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Release: March 23, 2000

Online book-selling, reading still dependent upon libraries

IOWA CITY, Iowa -- Conversation has been renewed about the importance of libraries, heretofore a main distribution point for newly released books prior to the Internet launch of Stephen King's "Riding the Bullet," the first e-novella released exclusively online.

Last week a wide number of would-be King book buyers wound up reading error messages instead of the 66-page thriller just after server problems halted online distribution and purchase of the title. An estimated 400,000 orders were placed in the first 24 hours after the book was made available via online bookstores.

"The logistics of bits and bytes online are different to those of paperback distribution. Publishers now are trying to make online books comfortable to human eyes and hands and that will take longer than engineers initially thought," says Carol Hughes, head of Information, Research and Instructional Services, University of Iowa Libraries.

Hughes, who supports electronic book distribution, thinks e-publishing will promote reading. She cautions, however, that even with the Net's pervasiveness and adaptability, readers will continue to rely on the brick and mortar structures as places to read new and old titles, conduct research and gather.

The Book Industry Study Group (BISG), a not-for-profit research organization in New York, said in a 1999 report that consumer spending on all books is expected to reach more than $38 billion by 2003, up from an estimated $22.6 billion in 1993. BISG also found that during 1999, sales of books by online retailers rose 300 percent to an estimated $650 million from $150 million in 1997. The report further said online book sales were "the fastest channel of distribution for books during the year."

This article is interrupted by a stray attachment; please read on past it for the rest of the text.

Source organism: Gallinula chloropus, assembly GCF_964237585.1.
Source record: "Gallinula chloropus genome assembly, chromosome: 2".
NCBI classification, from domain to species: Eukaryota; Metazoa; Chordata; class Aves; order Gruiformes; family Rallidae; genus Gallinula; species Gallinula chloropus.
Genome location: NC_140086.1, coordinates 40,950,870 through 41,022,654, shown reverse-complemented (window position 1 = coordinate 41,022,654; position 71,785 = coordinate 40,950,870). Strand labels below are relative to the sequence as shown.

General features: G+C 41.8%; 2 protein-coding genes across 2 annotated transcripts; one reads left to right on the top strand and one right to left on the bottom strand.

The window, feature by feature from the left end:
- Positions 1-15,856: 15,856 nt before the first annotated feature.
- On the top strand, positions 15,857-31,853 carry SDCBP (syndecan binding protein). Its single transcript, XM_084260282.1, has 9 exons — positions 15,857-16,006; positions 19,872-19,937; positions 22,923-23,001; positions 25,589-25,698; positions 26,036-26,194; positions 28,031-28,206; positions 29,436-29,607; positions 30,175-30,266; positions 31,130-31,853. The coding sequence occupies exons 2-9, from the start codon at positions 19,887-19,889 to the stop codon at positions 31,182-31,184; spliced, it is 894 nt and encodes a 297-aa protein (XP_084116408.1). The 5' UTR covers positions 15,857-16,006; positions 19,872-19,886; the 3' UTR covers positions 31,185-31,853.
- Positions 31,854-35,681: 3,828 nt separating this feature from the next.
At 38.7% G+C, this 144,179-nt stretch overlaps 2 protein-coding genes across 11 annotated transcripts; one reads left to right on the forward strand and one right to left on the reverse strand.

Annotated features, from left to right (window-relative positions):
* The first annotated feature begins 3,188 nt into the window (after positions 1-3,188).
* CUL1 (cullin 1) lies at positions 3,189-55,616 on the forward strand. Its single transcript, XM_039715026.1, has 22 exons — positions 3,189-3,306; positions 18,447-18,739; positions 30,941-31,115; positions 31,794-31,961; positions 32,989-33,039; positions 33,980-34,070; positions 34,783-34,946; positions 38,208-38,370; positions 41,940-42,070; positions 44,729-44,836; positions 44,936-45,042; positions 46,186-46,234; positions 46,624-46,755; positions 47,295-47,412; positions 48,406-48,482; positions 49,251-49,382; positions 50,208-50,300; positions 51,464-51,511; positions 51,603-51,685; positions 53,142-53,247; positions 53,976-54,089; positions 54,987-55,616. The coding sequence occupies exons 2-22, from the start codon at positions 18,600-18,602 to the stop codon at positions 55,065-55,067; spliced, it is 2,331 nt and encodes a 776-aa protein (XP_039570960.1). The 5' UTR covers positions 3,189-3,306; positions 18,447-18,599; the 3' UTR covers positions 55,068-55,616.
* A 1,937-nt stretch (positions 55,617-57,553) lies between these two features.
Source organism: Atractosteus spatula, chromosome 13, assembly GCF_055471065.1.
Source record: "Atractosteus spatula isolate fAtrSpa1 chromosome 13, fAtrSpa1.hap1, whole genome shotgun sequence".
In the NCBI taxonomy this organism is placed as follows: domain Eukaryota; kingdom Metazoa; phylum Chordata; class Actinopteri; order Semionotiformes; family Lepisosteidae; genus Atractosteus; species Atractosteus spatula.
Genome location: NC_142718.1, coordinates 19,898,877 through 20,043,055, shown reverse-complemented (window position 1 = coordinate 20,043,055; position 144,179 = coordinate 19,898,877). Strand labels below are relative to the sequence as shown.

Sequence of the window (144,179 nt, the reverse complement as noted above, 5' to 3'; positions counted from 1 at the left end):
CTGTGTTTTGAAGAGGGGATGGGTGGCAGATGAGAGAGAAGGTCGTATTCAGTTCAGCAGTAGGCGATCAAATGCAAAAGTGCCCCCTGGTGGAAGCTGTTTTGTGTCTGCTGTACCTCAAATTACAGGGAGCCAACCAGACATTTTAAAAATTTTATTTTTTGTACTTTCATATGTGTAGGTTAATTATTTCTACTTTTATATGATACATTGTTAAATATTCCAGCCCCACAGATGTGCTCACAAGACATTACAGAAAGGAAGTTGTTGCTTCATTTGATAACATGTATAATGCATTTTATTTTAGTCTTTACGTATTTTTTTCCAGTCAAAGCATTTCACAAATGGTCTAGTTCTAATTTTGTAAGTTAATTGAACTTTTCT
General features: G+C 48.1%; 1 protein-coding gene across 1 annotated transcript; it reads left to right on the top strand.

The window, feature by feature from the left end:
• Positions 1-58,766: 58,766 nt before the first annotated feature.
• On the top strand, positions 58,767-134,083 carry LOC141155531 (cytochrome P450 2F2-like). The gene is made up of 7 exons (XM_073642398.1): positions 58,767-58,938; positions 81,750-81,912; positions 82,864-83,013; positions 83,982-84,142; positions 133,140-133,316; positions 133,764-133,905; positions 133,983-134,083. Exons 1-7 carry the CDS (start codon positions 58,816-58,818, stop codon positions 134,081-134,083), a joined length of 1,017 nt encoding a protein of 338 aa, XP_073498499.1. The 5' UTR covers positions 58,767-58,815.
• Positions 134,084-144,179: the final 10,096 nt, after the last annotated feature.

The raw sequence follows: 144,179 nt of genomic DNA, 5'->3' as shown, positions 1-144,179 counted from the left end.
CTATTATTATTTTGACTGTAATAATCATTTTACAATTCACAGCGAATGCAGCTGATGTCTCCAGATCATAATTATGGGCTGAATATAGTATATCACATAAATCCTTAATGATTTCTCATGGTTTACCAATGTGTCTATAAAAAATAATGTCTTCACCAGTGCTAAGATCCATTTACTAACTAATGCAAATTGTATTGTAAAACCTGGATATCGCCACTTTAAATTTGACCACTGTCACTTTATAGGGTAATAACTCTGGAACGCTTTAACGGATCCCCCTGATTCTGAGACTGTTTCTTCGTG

Libraries are becoming publishers, according to Hughes, and in the process, have introduced a new word in the electronic lexicon: born digital, a term that describes creating new works in electronic form that have no paper version.

The Scholarly Resources Digital Center (SDRC), a Libraries' staff conceived Web-based information site, helps foster the creation and use of digitized collections and resources of interest to the UI community. Ongoing SDRC initiatives includes the Arts & Humanities Digital Resources Center, the Center for Electronic Resources in African Studies, and Virtual Exhibits, which contains a link to "Keeping Our Word: Preserving Information Across the Ages," among others. The virtual exhibits add longevity to art, humanities and other exhibits frequently displayed in various locations of the Main Libraries, Hughes says.

The electronic availability of scientific, academic and other publications areas have extended UI students' access to titles in multiple areas, thanks to advances in electronic technology and imaginative services programming by Libraries staff. The UI Libraries is providing students independent, self-directed learning skills through Library Explorer, a Libraries Web-based program that gives students online access to academic and scientific publications.

Glitches like the one effecting King's e-novella, perhaps one day will revolutionize book selling, but such distribution could be limited to the extent that it eases access. Libraries will continue to be the primary source for obtaining high quality information, new and old, according to Hughes.

Hughes notes that Libraries' staff at the Main and 11-branch UI libraries want to ensure access and use of bound and digitized Libraries' resources. She adds that a larger concern about e-publishing and online book selling is the publishers' concern to maintain the publishing rights to electronically and paper produced works. Publishers, she says, especially academic and scientific ones, "want to make money and will want to figure out how they can be profitable without giving away the store."

Access to those Libraries sites mentioned can be gained at

Access to various reference resources offered on the Web by the Libraries can be found at

For more information about the role of libraries in the information age, contact Carol Hughes, head of Information, Research and Instructional Services, at (319) 335-5489, Edward Shreeves, director, Collections and Information Resources at (319) 335-5871 or Barbara Dewey, Interim University Librarian, (319) 335-5867.